A. Square's two-dimensional world is forever changed when the emissary Sphere brings the gospel of the third dimension. Part geometry lesson, part social satire, this science fiction classic enlarges readers' perceptions. It also has obvious illustrative value for Christian theology. 128 pages, softcover. Penguin.
A 'romance of many dimensions' that has fascinated generations of readers with its clever blend of social satire and mathematical theory, the Penguin Classics edition of Edwin A. Abbott's Flatland introduction by Alan Lightman. A work that continues to pose provocative questions about perception and reality, Flatland is a brilliant parody of Victorian society where all existence is limited to length and breadth - its inhabitants unable even to imagine a third dimension. The amiable narrator, A Square, provides an overview of this fantastic world - its physics and metaphysics, its history, customs and religious beliefs. But when a strange visitor mysteriously appears and transports the incredulous Flatlander to the Land of Three Dimensions, his world view is forever shattered. Written more than a century ago, Flatland conceals within its brilliant parody of Victorian society speculations about the universe that resonate in Einstein's theory of relativity as well as the current 'string-theory' of nature. Edwin A. Abbott (1838-1926) was a leading scholar and theologian of the Victorian era. If you enjoyed Flatland you may like H.G. Wells's The Sleeper Awakes, also available in Penguin Classics.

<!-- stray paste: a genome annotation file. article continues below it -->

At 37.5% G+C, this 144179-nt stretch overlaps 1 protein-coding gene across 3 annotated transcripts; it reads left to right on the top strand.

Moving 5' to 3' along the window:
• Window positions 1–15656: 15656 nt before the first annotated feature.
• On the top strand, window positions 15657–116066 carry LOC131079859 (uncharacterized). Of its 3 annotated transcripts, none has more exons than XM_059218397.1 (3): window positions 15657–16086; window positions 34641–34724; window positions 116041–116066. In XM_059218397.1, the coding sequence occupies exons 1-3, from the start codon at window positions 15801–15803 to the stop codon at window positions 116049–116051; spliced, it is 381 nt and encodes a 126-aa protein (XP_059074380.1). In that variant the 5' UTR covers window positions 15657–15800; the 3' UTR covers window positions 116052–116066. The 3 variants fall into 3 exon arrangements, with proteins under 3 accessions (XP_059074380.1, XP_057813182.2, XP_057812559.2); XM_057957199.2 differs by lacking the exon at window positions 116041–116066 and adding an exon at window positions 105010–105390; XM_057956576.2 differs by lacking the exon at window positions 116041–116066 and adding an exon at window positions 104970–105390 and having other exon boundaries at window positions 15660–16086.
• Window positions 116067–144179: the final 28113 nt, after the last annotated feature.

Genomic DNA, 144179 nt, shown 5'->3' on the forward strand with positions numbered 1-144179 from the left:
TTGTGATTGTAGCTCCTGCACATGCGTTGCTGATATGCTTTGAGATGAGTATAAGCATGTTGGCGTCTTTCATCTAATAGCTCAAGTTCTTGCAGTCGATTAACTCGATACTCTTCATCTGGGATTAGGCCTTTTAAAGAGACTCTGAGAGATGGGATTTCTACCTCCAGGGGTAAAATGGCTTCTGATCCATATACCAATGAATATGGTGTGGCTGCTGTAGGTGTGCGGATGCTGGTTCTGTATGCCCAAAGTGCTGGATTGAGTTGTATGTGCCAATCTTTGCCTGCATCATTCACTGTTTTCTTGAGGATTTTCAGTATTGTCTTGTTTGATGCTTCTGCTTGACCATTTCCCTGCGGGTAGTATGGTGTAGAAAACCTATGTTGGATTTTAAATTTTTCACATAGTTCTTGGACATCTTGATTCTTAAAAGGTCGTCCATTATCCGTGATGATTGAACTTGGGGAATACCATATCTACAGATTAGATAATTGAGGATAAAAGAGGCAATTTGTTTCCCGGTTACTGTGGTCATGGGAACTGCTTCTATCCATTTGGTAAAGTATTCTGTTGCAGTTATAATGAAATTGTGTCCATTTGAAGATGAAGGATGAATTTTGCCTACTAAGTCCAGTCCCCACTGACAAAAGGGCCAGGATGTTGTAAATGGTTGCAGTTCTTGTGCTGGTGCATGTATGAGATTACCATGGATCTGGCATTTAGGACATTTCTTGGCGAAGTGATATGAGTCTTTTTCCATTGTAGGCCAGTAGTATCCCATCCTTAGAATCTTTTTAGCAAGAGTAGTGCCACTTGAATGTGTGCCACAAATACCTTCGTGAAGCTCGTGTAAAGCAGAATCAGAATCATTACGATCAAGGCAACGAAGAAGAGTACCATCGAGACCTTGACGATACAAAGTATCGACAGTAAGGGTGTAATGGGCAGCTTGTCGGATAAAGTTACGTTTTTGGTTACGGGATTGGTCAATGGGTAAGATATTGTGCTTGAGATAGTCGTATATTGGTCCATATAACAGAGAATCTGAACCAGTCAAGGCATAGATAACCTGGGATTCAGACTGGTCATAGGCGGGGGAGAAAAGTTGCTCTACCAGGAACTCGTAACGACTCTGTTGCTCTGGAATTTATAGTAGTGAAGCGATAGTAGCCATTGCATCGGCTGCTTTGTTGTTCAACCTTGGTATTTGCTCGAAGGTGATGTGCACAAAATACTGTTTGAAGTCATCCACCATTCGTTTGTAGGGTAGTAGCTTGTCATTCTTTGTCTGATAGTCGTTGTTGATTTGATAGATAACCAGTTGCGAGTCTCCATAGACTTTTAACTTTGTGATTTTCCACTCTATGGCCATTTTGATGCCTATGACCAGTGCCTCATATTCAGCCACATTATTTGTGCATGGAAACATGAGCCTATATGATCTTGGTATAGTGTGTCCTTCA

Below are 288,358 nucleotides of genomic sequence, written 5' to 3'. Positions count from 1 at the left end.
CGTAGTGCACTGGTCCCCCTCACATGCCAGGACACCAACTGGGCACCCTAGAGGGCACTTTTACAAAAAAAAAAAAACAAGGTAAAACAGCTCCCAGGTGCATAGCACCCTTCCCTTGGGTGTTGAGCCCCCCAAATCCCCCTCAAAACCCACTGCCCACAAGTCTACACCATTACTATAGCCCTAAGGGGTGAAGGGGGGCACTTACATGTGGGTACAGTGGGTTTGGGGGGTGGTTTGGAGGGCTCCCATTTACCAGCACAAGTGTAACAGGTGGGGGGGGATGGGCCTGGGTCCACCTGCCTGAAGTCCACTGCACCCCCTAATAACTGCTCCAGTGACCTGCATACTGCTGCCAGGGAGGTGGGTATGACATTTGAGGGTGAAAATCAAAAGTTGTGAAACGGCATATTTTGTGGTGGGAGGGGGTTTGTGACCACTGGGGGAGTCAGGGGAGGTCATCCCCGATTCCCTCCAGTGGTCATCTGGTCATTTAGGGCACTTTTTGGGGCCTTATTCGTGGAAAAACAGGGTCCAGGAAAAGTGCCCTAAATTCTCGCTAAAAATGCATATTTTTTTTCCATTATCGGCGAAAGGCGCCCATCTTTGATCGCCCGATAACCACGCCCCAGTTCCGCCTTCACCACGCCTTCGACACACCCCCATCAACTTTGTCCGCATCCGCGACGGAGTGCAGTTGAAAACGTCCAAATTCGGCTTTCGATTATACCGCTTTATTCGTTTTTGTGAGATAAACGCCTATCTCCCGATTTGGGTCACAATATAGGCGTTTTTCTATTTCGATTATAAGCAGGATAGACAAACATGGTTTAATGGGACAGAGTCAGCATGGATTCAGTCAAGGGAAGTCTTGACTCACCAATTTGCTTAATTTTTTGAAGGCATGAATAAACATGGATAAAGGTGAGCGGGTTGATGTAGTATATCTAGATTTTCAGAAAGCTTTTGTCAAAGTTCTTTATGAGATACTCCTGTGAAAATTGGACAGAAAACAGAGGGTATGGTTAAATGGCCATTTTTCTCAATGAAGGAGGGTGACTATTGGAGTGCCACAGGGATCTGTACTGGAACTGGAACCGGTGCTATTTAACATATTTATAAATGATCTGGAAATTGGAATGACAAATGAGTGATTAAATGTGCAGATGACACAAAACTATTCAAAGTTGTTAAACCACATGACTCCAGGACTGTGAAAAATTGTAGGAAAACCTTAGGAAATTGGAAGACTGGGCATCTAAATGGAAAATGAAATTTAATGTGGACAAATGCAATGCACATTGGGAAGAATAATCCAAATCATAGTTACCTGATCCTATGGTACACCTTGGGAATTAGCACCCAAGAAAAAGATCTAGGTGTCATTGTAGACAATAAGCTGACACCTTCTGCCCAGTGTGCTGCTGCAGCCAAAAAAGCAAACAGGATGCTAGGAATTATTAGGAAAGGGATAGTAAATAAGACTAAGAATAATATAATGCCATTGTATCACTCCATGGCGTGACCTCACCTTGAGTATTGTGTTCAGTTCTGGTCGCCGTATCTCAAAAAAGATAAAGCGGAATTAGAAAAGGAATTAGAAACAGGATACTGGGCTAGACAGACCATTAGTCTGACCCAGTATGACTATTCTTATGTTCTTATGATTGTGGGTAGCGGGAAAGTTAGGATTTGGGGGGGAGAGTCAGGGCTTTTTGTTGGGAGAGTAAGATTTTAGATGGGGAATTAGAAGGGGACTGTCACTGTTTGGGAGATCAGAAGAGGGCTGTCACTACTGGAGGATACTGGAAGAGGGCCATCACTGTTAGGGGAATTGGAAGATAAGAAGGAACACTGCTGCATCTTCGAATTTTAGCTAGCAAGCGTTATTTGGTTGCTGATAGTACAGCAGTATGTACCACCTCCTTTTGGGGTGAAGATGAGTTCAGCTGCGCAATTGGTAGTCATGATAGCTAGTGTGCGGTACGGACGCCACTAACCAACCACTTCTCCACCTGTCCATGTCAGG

Edwin A. Abbott (1838-1926) was a leading scholar and theologian of the Victorian era. Alan Lightman, the author of 'Einstein's Dream' and other books, is an astrophysicist and the Director of the Writing Program at M.I.T.
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